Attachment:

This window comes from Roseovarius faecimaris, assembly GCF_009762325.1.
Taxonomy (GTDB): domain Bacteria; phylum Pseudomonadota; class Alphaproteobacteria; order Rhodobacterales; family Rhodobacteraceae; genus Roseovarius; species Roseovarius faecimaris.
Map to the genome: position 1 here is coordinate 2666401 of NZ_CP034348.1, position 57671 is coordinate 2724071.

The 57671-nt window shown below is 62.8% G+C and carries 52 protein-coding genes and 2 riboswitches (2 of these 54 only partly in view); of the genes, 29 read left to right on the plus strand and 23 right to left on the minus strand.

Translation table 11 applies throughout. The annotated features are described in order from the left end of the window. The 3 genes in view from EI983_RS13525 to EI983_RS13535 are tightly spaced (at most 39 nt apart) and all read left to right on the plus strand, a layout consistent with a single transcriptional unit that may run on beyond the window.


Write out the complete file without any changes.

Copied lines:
This window comes from Roseovarius faecimaris, assembly GCF_009762325.1.
Taxonomy (GTDB): domain Bacteria; phylum Pseudomonadota; class Alphaproteobacteria; order Rhodobacterales; family Rhodobacteraceae; genus Roseovarius; species Roseovarius faecimaris.
Map to the genome: position 1 here is coordinate 2666401 of NZ_CP034348.1, position 57671 is coordinate 2724071.

The 57671-nt window shown below is 62.8% G+C and carries 52 protein-coding genes and 2 riboswitches (2 of these 54 only partly in view); of the genes, 29 read left to right on the plus strand and 23 right to left on the minus strand.

Translation table 11 applies throughout. The annotated features are described in order from the left end of the window. The 3 genes in view from EI983_RS13525 to EI983_RS13535 are tightly spaced (at most 39 nt apart) and all read left to right on the plus strand, a layout consistent with a single transcriptional unit that may run on beyond the window.